Bomana War Cemetery is the largest in the Pacific with 3779 graves. The cemetery lies in a serene tropical garden 19 kilometres north of Port Moresby off Pilgrims’ Way. The cemetery was begun by the army in 1942 and formally dedicated by the Governor-General of Australia, Field Marshall Sir William Slim, on 19 October 1953. Those who died fighting in Papua and Bougainville are buried here. The official ANZAC Day Service is attended by veterans and dignitaries from across the Pacific. The Australian Defence Force provides the Catafalque Party at the Cross of Sacrifice and Papuan soldiers form a Guard of Honour. The service includes a martial band and the angelic voices of a local school choir.
The solemn silence of the pre-dawn is a time for quiet reflection on your trekking experience. The first glint of light on the endless rows of polished marble headstones is a humbling reminder of the price of freedom and the sacrifice involved to secure it. The candle-lit faces of more than a thousand Anzac pilgrims bow in silence as an army bugler sounds Reveille. A lone bagpiper then moves among the headstones to the haunting tune of Flowers in the Forest which bids farewell to the dead.
Our ANZAC treks follow the original wartime trail and include authentic historical briefings at all battlesites and other significant areas. They also include a moving battlefield Dawn Service at the Isurava War Memorial and a Remembrance Service at the 21st Brigade Headquarters position on Brigade Hill.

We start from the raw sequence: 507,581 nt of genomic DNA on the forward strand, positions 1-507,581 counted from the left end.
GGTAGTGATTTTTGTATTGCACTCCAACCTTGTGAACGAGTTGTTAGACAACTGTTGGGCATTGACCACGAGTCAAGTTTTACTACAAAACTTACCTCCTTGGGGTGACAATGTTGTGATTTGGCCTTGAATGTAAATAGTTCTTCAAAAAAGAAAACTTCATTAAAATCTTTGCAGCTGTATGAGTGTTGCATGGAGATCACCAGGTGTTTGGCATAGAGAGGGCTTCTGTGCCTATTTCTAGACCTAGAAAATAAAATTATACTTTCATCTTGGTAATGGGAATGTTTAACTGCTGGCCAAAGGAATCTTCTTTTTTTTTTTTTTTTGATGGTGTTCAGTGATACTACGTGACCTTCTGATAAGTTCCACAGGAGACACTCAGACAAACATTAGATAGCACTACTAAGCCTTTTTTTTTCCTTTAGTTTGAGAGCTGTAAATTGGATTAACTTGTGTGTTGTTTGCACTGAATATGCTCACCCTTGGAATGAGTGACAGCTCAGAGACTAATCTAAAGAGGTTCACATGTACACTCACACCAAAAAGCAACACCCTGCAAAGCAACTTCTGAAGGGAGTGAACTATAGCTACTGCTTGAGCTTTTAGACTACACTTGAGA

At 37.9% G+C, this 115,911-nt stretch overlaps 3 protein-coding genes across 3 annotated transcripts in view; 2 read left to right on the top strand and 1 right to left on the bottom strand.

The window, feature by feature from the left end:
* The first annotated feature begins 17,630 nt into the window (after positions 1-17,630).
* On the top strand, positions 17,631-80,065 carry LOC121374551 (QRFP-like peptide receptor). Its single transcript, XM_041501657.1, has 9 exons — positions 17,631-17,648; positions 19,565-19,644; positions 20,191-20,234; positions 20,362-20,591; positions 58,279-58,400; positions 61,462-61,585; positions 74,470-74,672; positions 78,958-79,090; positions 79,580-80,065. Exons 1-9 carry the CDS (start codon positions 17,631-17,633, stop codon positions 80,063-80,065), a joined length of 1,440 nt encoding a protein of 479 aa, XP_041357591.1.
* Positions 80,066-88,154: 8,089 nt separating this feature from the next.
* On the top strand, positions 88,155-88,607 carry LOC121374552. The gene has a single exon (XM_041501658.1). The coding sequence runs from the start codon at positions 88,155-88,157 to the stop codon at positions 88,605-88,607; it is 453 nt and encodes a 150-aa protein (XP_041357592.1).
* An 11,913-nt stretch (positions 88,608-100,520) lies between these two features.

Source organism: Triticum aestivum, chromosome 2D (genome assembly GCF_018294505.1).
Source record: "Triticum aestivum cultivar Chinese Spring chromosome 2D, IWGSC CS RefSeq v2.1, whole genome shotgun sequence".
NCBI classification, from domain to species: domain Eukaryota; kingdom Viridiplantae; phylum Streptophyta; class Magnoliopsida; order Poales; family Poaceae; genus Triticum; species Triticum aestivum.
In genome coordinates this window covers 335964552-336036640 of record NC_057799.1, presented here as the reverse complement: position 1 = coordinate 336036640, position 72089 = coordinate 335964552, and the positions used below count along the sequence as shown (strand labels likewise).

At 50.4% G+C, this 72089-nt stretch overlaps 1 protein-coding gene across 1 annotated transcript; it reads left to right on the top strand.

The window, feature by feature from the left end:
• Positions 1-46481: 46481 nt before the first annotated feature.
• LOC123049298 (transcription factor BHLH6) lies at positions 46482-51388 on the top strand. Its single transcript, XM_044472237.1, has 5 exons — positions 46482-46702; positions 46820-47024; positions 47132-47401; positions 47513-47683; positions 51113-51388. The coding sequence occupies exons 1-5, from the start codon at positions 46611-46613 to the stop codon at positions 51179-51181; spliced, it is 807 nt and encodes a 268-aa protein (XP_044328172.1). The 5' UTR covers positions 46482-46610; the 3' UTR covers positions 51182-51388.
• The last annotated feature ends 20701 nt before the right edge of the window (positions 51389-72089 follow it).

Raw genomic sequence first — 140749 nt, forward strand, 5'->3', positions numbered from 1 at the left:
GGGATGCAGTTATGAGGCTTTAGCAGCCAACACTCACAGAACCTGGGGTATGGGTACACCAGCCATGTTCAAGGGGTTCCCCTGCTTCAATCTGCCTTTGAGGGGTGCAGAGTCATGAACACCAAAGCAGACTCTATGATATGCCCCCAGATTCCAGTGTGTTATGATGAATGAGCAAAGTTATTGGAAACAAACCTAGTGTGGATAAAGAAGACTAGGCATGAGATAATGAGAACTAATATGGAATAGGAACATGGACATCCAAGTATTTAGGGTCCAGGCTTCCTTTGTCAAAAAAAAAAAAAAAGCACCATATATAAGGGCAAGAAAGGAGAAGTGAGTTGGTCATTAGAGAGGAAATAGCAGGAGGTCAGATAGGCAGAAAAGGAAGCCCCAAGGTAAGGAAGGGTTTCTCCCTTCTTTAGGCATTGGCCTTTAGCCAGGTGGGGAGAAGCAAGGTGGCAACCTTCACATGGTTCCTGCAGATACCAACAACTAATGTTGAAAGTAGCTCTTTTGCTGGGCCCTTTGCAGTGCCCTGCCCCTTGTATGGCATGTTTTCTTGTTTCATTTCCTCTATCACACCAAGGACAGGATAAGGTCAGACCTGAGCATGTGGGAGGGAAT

At Bomana the Cross of Sacrifice, the Memorial to the Missing and the Stone of Remembrance are built of a particularly beautiful golden-coloured sandstone. The graves are marked with polished marble headstones and dressed in uniform rows on sloping lawns between the Stone of Remembrance and the Cross of Sacrifice.
On a rise at the rear of the cemetery is the Port Moresby Memorial to the Missing which consists of a rotunda of cylindrical pillars enclosing a circle of square pillars with bronze panels engraved with the names of 703 Australians as well as Papua and New Guinea local forces listed as missing-in-action. The names of the battlefields on which the men died are carved on the entablature above the pillars. In the centre is a topograph with a bronze compass showing the direction of the distant New Guinea battlefields.
The ANZAC Dawn Service has its origins in a military routine which is still followed by the Australian Army today. During battle, the half-light of dawn was one of the most favoured times for an attack. Soldiers in defensive positions were woken in the dark before dawn, so by the time first light crept across the battlefield they were awake, alert, and manning their weapons; this is still known as the “stand-to”. As dusk is equally favourable for attacks, the stand-to was repeated at sunset.
After the First World War, returned soldiers sought the comradeship they had felt in those quiet, peaceful moments before dawn. A dawn vigil, recalling the wartime front line practice of the dawn ‘stand-to’, became t
Linking Kokoda with the official ANZAC Dawn Service at Bomana War Cemetery is the ultimate Kokoda experience.
Brigade Hill – 1942
Brigade Hill Service